I’ll keep this economic term explanation short and sweet. Political economist Frederic Bastiat is the originator of The Broken Window Fallacy, explaining the concept in “That Which Is Seen and That Which Is Unseen”.
The argument goes as follows:
A shopkeeper has a window broken. Because of this, he has to pay money to get it fixed. This invigorates the economy because money is changing hands and services are being performed, increasing GDP and the demand for repair work.
Broken Window Fallacy Considerations
However, this argument doesn’t take into account:
Because the shopkeeper has to spend money fixing the window (repairing the existing structure), he does not have that money to spend on buying things which would be more beneficial to his business.
Instead of buying items that would increase productivity and further raise the overall economic conditions, the shopkeeper has to spend that money just to get back to the same level of productivity as before.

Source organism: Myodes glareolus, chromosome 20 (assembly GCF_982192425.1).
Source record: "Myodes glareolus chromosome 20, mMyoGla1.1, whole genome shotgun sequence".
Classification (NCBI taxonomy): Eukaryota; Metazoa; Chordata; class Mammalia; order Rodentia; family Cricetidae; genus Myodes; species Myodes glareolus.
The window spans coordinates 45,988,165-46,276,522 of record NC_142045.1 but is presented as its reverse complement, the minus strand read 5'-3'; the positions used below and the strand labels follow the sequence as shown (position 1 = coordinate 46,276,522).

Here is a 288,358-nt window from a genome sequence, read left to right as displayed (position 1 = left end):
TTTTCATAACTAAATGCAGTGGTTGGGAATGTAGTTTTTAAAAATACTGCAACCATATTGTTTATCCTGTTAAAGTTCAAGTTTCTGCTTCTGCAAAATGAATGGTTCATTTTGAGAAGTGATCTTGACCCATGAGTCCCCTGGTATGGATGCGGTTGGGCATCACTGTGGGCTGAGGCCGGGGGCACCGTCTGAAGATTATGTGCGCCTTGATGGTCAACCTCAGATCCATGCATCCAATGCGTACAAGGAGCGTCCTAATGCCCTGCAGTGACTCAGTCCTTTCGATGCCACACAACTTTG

No real “benefit” to the economy was added.
It was just returned to the previous level.
This can be understood on a macro level as well: destruction, war, and natural disasters very often stimulate the economy through huge investments (and demand) in fixing all that was destroyed.
Does that mean we are better off with more destruction? Of course not. Otherwise, we may as well all go around and break everyone’s windows. And pray for tornadoes.
This entire concept is about opportunity cost. If resources must be devoted to one activity (fixing a window), then those resources must be diverted from another resource (something adding actual value).
So in conclusion, breaking a window may cause an economic boom in the short run. However, in the long run it won’t maximize the overall economic well-being because of the lost opportunity cost.